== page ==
Gambler Mike Belen is a bit down on his luck when he unexpectedly meets ex-wife Cathy Lane in New Orleans. They grew up together and still share anger at Martin Lachlan, their fathers' former business partner whose crooked activities brought ruin to the two men. Cathy has tracked down Lachlan in San Francisco and devised a scheme to bilk him of much of his fortune. But her plan requires a large chunk of money to get underway. So her first target is Howard Goodwin, formerly Lachlan's accomplice and now a small-town banker. Cathy wants Mike to join her team of scam artists, which includes well-known con-man Wolford Charles ("Prince Charlie") and an inexperienced friend from New York, Judd Bolton. Mike, almost as interested in getting together again with his ex-wife as he is in inflicting revenge on Lachlan, is happy to participate. Before they can begin, a thug named Donnelly shows up, smacks Cathy across the face and demands quick payment of an alleged debt. Mike begins to think there's more to her story than she has yet told him.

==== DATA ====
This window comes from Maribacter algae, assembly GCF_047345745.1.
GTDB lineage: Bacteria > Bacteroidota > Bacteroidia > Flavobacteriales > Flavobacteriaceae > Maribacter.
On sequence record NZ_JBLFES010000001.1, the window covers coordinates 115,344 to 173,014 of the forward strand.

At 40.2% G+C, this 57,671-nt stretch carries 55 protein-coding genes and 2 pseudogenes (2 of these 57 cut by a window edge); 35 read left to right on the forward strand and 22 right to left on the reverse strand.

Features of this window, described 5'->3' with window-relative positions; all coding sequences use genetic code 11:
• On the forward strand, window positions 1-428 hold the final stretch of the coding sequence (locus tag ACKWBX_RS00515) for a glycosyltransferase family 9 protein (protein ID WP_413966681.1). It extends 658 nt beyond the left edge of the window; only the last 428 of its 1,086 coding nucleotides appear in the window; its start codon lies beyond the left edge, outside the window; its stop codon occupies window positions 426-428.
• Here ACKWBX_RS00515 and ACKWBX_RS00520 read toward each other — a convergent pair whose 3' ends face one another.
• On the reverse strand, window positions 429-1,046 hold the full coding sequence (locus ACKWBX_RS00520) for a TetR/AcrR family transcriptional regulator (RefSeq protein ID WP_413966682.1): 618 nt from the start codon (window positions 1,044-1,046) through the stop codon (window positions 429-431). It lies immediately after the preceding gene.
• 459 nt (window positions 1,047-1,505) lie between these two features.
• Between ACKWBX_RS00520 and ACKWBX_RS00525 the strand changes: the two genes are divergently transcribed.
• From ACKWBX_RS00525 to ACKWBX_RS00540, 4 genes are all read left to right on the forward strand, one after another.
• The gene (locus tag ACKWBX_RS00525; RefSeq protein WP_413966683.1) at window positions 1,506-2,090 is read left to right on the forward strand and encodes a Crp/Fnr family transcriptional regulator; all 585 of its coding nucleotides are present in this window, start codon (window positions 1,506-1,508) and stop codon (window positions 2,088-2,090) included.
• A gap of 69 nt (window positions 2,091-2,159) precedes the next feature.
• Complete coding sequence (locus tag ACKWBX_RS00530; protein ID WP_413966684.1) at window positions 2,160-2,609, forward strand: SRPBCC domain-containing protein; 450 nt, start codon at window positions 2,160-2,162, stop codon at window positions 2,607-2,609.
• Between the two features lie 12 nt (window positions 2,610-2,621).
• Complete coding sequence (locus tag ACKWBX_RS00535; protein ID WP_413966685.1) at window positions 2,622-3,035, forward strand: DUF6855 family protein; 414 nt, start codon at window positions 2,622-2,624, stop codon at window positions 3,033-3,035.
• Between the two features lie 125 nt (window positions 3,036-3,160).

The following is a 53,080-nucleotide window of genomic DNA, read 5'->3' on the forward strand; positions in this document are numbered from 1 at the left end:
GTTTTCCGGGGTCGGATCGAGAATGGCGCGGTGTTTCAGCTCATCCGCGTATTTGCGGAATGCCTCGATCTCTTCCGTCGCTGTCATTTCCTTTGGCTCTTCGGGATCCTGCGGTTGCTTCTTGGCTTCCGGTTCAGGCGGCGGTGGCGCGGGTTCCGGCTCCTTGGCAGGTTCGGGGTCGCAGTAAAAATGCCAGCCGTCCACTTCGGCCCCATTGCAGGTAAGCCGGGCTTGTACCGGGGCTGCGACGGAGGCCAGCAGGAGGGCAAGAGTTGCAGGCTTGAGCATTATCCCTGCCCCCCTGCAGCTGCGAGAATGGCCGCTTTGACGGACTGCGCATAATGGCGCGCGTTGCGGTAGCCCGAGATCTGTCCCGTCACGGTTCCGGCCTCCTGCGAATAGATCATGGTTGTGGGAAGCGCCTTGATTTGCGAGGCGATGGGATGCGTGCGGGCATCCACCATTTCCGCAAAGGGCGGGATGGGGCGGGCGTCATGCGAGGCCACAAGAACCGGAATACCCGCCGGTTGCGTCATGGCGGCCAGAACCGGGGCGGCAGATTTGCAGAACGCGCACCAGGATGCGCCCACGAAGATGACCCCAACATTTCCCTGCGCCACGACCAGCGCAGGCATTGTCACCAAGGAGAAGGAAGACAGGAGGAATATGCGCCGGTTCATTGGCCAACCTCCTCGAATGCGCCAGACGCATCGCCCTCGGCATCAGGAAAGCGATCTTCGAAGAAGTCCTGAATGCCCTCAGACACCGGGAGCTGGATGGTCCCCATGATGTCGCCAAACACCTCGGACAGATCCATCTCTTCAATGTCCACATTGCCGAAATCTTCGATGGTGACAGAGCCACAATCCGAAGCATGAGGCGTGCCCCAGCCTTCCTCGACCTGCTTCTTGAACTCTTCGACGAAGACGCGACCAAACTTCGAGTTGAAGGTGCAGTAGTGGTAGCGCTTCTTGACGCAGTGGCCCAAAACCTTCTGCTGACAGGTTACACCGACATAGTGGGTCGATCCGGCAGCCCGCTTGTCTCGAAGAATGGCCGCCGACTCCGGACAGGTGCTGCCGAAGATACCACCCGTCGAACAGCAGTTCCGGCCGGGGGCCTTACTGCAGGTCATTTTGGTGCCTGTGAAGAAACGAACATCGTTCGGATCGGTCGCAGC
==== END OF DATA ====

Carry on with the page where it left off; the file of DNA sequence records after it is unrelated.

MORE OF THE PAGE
Williams has concocted a double dose of double-dealing. Each half of the book -- the first set in Wyecross, Texas, the second in San Francisco -- pretty much stands as a separate story. The author makes it clear from the slapping scene, in which Mike doesn't rise to Cathy's defense, that the novel's protagonist is no tough-guy hero. He's calm and thoughtful, qualities that also define his narrative style as he takes readers through one incident after another. Which is not to say that he always knows when he's manipulating other people and when someone is manipulating him. At times, in fact, he seems implausibly gullible. The schemes themselves are fun but perhaps not as clever as they could be. The second one probably needs a bigger payoff. Even so, the book offers pleasant entertainment that many modern readers, if they keep expectations fairly low, are likely to enjoy.